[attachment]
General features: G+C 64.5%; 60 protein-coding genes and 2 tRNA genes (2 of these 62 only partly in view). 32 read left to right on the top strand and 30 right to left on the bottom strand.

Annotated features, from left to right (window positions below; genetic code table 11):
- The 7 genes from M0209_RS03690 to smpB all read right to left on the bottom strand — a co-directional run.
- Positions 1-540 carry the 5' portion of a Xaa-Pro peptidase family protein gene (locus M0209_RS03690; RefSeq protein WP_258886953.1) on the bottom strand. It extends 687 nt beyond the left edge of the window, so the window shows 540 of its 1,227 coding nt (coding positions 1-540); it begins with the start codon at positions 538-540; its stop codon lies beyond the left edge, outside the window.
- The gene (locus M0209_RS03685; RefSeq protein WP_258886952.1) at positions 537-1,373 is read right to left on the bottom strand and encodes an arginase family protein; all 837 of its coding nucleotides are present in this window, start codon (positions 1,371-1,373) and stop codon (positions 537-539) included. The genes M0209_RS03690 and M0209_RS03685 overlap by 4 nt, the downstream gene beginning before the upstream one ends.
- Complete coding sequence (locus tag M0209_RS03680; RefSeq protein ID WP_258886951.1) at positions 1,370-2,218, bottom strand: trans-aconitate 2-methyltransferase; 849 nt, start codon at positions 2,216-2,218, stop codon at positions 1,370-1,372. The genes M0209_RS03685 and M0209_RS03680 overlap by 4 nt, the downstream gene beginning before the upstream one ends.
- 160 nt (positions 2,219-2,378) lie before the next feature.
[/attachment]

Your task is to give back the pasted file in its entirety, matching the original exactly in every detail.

General features: G+C 64.5%; 60 protein-coding genes and 2 tRNA genes (2 of these 62 only partly in view). 32 read left to right on the top strand and 30 right to left on the bottom strand.

Annotated features, from left to right (window positions below; genetic code table 11):
- The 7 genes from M0209_RS03690 to smpB all read right to left on the bottom strand — a co-directional run.
- Positions 1-540 carry the 5' portion of a Xaa-Pro peptidase family protein gene (locus M0209_RS03690; RefSeq protein WP_258886953.1) on the bottom strand. It extends 687 nt beyond the left edge of the window, so the window shows 540 of its 1,227 coding nt (coding positions 1-540); it begins with the start codon at positions 538-540; its stop codon lies beyond the left edge, outside the window.
- The gene (locus M0209_RS03685; RefSeq protein WP_258886952.1) at positions 537-1,373 is read right to left on the bottom strand and encodes an arginase family protein; all 837 of its coding nucleotides are present in this window, start codon (positions 1,371-1,373) and stop codon (positions 537-539) included. The genes M0209_RS03690 and M0209_RS03685 overlap by 4 nt, the downstream gene beginning before the upstream one ends.
- Complete coding sequence (locus tag M0209_RS03680; RefSeq protein ID WP_258886951.1) at positions 1,370-2,218, bottom strand: trans-aconitate 2-methyltransferase; 849 nt, start codon at positions 2,216-2,218, stop codon at positions 1,370-1,372. The genes M0209_RS03685 and M0209_RS03680 overlap by 4 nt, the downstream gene beginning before the upstream one ends.
- 160 nt (positions 2,219-2,378) lie before the next feature.